[00:05:32] Matt: I looked at it this way. It’s funny to watch the evolution, right? Cousins was a publicly traded real estate developer where you really understood the mechanics of the business, and then Grady was a publicly owned safety net hospital. You’re like, “Hey, if I can get in here and help it work more like a business, then it’s going to be successful,” and then Piedmont is this sort of weird mixture, in a way.
It’s a nonprofit community on health system, but because of excellent management over the years, it had become really prosperous and able to reinvest in its communities and in the care it did. But you’re right, Piedmont, like every other health system at some point in its evolution– Many health systems still today think this way. The management and executive team at Piedmont, many of them I should say not all, thought of advertising as marketing, right?
All marketing is is just advertising. I think because of the work that we did at Grady, when we rebranded Grady under the tagline, “Atlanta can’t live without Grady,” we did this really- I think excellent brand campaign. Piedmont looked at that- and some of the other work that we’d accomplished during government relations, which also reports to me. They thought, “Yes, let’s get that guy.”
I don’t think they really had a sense of the time of what they were buying, because I believe, from the moment I set foot at Piedmont, which was late 2011, I believed from the very beginning that healthcare is the ultimate consumer business. Everybody has to touch us, and now at Piedmont I got a platform where I can really have the resources, and the reach, and the brand identity to go after it.
[00:07:34] Host: Yes, and go after it is exactly what you’ve done. You’ve needed a good bit of resource. You guys are putting out- you’ve put out over a 1,000 content stories, and I know you guys are running some great ad campaigns. Before we get in the nitty-gritty of all of that, where did it start? Before your running ad campaigns I’m sure you had some branding initiatives.
We see Piedmont, live better, everywhere. Is that somehow tied into the Piedmont way in trying to get uniform branding? Where did all of this start? What was the beginning for all our health system marketers out there?
[00:08:04] Matt: Where we started was trying to create a brand identity that addressed Piedmont’s desire to be a system and not just known as a hospital in Buckhead. When I got to Piedmont we had four hospitals. This is in 2011. Atlanta, Fayette, Newnan, and Mountainside up in Jasper. Piedmont wanted to be better understood as a system, as in addition to the hospitals, large employed physician practice in a growing Piedmont clinic, which is our affiliated physicians.
This idea, that we were a system, that we could expand who we are, we used that opportunity, the rebrand opportunity. I came in and they were primed and ready to do a rebrand. We used that opportunity to make a more consumer friendly looking field and messaging that better appeal to the average consumer. We did it. We changed the visual elements to make them warmer colors. We chose a mark that conveys this idea of a system working together, but as importantly, took that opportunity.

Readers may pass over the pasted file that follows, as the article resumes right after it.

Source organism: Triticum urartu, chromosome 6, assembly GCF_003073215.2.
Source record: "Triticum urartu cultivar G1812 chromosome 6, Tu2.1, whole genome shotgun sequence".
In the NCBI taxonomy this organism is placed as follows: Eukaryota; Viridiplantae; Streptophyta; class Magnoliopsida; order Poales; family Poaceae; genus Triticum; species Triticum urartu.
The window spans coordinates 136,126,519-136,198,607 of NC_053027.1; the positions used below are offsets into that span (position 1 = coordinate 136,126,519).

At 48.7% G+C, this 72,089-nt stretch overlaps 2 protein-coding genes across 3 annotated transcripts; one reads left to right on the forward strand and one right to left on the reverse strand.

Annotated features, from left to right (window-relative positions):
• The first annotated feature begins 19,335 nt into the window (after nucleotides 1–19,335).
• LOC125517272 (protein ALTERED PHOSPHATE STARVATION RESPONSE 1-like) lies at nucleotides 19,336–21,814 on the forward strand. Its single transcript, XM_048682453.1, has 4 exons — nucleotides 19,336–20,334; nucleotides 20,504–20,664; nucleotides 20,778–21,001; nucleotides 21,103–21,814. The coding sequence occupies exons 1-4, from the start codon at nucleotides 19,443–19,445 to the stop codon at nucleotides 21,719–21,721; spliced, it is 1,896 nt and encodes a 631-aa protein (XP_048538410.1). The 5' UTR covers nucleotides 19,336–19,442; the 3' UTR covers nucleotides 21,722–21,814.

Everybody has it when they are on their honeymoon, and the organization took the opportunity to restructure the department, and to reclassify some of our spend towards more productive uses. We were spending a great deal of money on outsourced agency support for PR and other things. A little bit of outsourced content creation that really wasn’t working for the system very well, and took those resources, and expanded the size of the team.
So you definitely brought a lot of stuff in house that we were outsourcing. You mentioned content specifically, by doing that, we were able to create a content team that has now been able to supply Piedmont. It’s more than 1,000 stories that we use in all of the ways that you would expect. On our website, in email, on social, to help support campaign work and even in PR, to help tell our story.
That’s the beauty of where we are in communications generally, right? Just in our world, is that people are more comfortable having direct relationships with the brands and their content. We’ve been able to use that.
[00:10:33] Host: Something really interesting about the Piedmont branding and content is, you don’t make it about your technology, location, your size. So many health systems are getting caught up in these facets of their own business and forgetting this whole thing is really all about the patients. Piedmont, you guys have done a great job of really making it about the patient stories. Would you say it’s like a priority? If you go to the website, you see a ton of testimonials everywhere, was that an intentional focus? To make it all about the patient and getting them to live a healthier life?
[00:11:03] Matt: Yes. When you say consumer– I believe we’re the ultimate consumer business. You have to take it from the consumer’s perspective, the costumer perspective. That’s why it’s always the benefits of using Piedmont, the benefits of engaging with Piedmont, not the features. We’re not selling kitchen cleaner here, and even if I were selling kitchen cleaner, I would show a clean kitchen. I wouldn’t show the chemicals that make that clean kitchen happen.